The threat of a credit downgrade to the eurozone's top economies leaves the bloc's EFSF bailout fund dangerously exposed, piling yet more pressure on the European Central Bank to step in as lender of last resort.
The fund has struggled to attract investors even with the backing of six AAA-rated governments, and on Tuesday S&P followed up a warning of possible downgrades for 15 euro economies by saying it is also reviewing the EFSF.
Expanding the lending reach of the European Financial Stability Facility (EFSF), agreed at an emergency summit in October, is central to the eurozone's plan to show investors it can stand behind its wayward sovereigns.
But much of the fund's ordinal appeal lay in the top creditworthiness of its guarantors, notable the euro's main paymaster Germany and France, the EFSF's second largest contributor.
Even so, appetite for the rescue funds own bonds had waned by its fourth auction last month, while its complex plans to attract nations with big foreign reserves, such as China, to invest in leveraging the fund's lending capacity met a cool response.
Standard & Poor's warning on Monday that it could cut the credit ratings of 15 countries in the bloc, including France and Germany, by 1 to 2 notches, makes the goal of leveraging the EFSF's funds to up to 1 trillion euros ($1.35 trillion) look even more doubtful.
"This can't be positive," said Guillaume Menuet, an economist at Citigroup. "Any prospective downgrade to something that was supposed to be the best thing available is going to diminish investor appetite in the facility, especially if you had doubts about it in the first place," he said.
The AAA rating of the EFSF, which is backed by guarantee commitments for 780 billion euros and has a lending capacity of 440 billion euros, would be at risk if one of its guarantors were downgraded because the remaining AAA members would have to take on a bigger burden, in turn endangering their own ratings.
As for the EFSF, "We could lower the long-term credit rating on EFSF by one or two notches if we were to lower the 'AAA' sovereign ratings," S&P said on Tuesday.
"There's a sense that events are overtaking the EFSF and the leveraging may not work in time," said an EU diplomat with knowledge of discussions about the plan.
The EFSF declined to comment on Tuesday.
ECB TO THE RESCUE
Following a meeting of eurozone finance ministers in Brussels last week, the EFSF said the leveraged fund should be fully operational from January. But concerns of a eurozone default could also make plans to offer first-loss bond insurance — the other pillar of the EFSF's leveraging plan — too costly.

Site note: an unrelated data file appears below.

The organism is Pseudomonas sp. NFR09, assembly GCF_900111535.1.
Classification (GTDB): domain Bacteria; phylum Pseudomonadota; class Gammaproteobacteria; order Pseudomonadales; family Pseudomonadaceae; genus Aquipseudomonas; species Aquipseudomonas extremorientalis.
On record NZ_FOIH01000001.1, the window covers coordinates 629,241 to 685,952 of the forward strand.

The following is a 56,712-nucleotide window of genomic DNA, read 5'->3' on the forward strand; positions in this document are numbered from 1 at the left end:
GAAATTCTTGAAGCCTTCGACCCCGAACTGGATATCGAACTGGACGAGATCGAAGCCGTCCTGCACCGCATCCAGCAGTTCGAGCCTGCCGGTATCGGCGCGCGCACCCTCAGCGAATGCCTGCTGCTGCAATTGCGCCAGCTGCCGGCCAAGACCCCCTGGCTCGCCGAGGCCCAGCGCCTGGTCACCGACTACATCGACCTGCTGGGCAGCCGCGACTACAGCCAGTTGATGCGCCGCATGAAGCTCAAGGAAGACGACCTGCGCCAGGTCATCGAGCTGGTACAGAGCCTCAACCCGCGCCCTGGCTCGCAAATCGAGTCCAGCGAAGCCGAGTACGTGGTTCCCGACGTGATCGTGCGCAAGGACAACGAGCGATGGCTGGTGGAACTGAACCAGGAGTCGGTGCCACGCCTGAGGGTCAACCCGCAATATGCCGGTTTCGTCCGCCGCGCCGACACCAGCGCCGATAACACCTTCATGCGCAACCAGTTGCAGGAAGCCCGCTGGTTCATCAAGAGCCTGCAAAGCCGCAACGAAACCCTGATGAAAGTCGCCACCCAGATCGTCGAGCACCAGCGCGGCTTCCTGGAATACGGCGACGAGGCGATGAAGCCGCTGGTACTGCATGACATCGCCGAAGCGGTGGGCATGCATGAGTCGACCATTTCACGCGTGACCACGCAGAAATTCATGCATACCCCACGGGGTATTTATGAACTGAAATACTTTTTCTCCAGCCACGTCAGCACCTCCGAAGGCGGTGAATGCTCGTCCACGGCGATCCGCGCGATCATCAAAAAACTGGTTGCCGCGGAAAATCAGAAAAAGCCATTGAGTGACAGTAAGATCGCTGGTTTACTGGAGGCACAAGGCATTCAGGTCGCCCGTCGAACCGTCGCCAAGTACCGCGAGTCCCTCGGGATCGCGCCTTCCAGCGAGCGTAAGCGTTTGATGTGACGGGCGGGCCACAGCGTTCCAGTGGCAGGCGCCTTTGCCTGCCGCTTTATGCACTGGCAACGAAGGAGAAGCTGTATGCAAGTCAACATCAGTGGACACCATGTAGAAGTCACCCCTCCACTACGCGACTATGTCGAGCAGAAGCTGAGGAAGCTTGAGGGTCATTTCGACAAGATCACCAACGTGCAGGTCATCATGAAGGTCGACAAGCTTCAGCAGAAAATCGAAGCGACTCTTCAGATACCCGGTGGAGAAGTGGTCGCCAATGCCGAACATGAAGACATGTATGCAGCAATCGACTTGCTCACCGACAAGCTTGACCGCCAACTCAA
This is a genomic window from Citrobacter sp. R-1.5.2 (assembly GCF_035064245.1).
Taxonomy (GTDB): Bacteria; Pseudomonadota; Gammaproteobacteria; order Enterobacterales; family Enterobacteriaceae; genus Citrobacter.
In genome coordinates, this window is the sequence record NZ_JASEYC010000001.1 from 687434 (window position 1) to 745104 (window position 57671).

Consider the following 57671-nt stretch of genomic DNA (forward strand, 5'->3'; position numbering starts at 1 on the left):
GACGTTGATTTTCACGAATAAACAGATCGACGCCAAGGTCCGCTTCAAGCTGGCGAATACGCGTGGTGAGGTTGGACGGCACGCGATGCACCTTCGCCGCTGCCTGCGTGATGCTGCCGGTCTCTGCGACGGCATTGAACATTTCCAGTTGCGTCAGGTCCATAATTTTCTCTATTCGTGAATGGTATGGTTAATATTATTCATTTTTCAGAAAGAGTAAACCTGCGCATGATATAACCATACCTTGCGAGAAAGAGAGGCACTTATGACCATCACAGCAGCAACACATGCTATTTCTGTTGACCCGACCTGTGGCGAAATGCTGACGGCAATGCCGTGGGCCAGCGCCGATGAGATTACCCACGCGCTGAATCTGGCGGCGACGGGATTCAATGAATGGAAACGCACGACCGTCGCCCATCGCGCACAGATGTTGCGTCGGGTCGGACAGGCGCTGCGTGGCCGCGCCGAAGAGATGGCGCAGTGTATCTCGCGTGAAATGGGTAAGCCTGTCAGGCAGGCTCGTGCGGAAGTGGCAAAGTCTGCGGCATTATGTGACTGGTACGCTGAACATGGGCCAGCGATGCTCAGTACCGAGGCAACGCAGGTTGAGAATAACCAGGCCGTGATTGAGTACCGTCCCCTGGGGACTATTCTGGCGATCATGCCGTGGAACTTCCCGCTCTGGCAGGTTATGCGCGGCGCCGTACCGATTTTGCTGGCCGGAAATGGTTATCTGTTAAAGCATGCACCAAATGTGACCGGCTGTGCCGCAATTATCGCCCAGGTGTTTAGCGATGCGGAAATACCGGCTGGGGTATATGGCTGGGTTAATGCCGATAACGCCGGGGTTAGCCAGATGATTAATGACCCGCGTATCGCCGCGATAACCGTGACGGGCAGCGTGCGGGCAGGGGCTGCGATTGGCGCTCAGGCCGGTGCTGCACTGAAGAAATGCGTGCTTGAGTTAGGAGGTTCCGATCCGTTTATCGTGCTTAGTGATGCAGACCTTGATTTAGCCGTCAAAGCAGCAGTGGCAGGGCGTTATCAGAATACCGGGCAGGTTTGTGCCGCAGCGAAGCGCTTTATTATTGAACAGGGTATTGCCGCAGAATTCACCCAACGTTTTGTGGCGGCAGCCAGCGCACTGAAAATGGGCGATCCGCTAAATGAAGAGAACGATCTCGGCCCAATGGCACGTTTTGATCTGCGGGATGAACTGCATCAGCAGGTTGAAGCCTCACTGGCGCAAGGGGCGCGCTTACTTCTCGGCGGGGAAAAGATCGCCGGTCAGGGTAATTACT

Providing insurance on more than the first 20 percent of eurozone bonds in the case of default would eat up the 250 billion euros the EFSF has left, after lending to Ireland and Portugal, and aims to multiply.
Even before the S&P announcement, senior eurozone policymakers had expected the EFSF may only reach 500 to 750 billion euros in its new, leveraged form.
That sum is dwarfed by Italy and Spain's funding needs for the next three years of some 1.1 billion euros, should they find themselves unable to tap the markets.
The fund paid its highest yields on Nov. 7 when it raised money for its Irish funding program, and the fund's head, Klaus Regling, said the lack of details about how a leveraged EFSF will actually work were partly to blame.
"The basic issue here is that the EFSF, even in unleveraged form, is starting to find it difficult to raise money of late," said Malcolm Barr, an economist at JP Morgan. "So the idea that the EFSF is the vehicle to deal with this crisis is losing value," he added, speaking before the S&P statement was released.
Plans to increase the EFSF's firepower were introduced after the European Central Bank refused to consider giving a banking license to the fund so it could draw upon ECB financing.
But the ECB remains the only European institution with the ability to play the role of lender of last resort.
"The ECB is the only institution that can help now," said one European banker who advises clients on investing in eurozone debt.
Mario Draghi, the ECB's new head, signaled last week the bank may be willing to pursue more aggressive action if eurozone governments adopted what he called a "fiscal compact."
European leaders will hold a summit in Brussels on Friday to try to calm panicky markets. France and Germany hope the ECB will be reassured by a master plan involving EU treaty change to impose budget discipline across the eurozone — and finally concede the sort of intensive bond buying that could restore confidence to the markets.
"The door is open for the ECB to start leaning more heavily against the wind in the sovereign debt market," said Erik Nielsen, global chief economist at UniCredit in London.
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